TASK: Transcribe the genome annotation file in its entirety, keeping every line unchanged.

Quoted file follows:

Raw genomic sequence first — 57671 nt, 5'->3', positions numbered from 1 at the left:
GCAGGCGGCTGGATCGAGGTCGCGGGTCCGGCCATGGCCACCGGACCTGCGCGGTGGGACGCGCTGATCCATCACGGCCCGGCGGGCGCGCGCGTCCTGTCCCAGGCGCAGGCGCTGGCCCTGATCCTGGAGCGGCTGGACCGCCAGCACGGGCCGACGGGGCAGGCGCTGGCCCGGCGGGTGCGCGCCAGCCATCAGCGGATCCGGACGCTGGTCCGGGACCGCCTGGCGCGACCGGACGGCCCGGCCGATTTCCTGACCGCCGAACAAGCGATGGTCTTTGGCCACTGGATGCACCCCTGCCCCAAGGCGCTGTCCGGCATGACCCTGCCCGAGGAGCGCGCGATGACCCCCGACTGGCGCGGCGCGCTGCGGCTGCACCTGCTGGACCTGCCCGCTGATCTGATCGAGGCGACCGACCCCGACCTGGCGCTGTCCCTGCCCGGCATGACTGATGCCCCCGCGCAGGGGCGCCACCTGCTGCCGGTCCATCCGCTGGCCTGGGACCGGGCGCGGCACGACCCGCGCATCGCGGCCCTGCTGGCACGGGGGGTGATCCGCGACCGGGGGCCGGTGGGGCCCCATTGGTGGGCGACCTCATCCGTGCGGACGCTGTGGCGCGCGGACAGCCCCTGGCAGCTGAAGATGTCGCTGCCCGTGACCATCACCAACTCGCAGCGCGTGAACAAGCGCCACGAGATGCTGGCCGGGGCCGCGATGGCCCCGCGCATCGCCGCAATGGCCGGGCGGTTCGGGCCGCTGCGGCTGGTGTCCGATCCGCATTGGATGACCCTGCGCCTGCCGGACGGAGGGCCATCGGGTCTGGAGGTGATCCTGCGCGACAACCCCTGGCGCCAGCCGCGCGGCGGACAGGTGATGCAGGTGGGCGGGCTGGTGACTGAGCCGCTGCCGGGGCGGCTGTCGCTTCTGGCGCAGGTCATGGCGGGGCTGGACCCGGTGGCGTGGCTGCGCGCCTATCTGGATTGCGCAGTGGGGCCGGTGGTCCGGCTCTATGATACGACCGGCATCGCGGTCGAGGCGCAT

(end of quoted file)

Raw genomic sequence first — 57671 nt, 5'->3', positions numbered from 1 at the left:
GCAGGCGGCTGGATCGAGGTCGCGGGTCCGGCCATGGCCACCGGACCTGCGCGGTGGGACGCGCTGATCCATCACGGCCCGGCGGGCGCGCGCGTCCTGTCCCAGGCGCAGGCGCTGGCCCTGATCCTGGAGCGGCTGGACCGCCAGCACGGGCCGACGGGGCAGGCGCTGGCCCGGCGGGTGCGCGCCAGCCATCAGCGGATCCGGACGCTGGTCCGGGACCGCCTGGCGCGACCGGACGGCCCGGCCGATTTCCTGACCGCCGAACAAGCGATGGTCTTTGGCCACTGGATGCACCCCTGCCCCAAGGCGCTGTCCGGCATGACCCTGCCCGAGGAGCGCGCGATGACCCCCGACTGGCGCGGCGCGCTGCGGCTGCACCTGCTGGACCTGCCCGCTGATCTGATCGAGGCGACCGACCCCGACCTGGCGCTGTCCCTGCCCGGCATGACTGATGCCCCCGCGCAGGGGCGCCACCTGCTGCCGGTCCATCCGCTGGCCTGGGACCGGGCGCGGCACGACCCGCGCATCGCGGCCCTGCTGGCACGGGGGGTGATCCGCGACCGGGGGCCGGTGGGGCCCCATTGGTGGGCGACCTCATCCGTGCGGACGCTGTGGCGCGCGGACAGCCCCTGGCAGCTGAAGATGTCGCTGCCCGTGACCATCACCAACTCGCAGCGCGTGAACAAGCGCCACGAGATGCTGGCCGGGGCCGCGATGGCCCCGCGCATCGCCGCAATGGCCGGGCGGTTCGGGCCGCTGCGGCTGGTGTCCGATCCGCATTGGATGACCCTGCGCCTGCCGGACGGAGGGCCATCGGGTCTGGAGGTGATCCTGCGCGACAACCCCTGGCGCCAGCCGCGCGGCGGACAGGTGATGCAGGTGGGCGGGCTGGTGACTGAGCCGCTGCCGGGGCGGCTGTCGCTTCTGGCGCAGGTCATGGCGGGGCTGGACCCGGTGGCGTGGCTGCGCGCCTATCTGGATTGCGCAGTGGGGCCGGTGGTCCGGCTCTATGATACGACCGGCATCGCGGTCGAGGCGCAT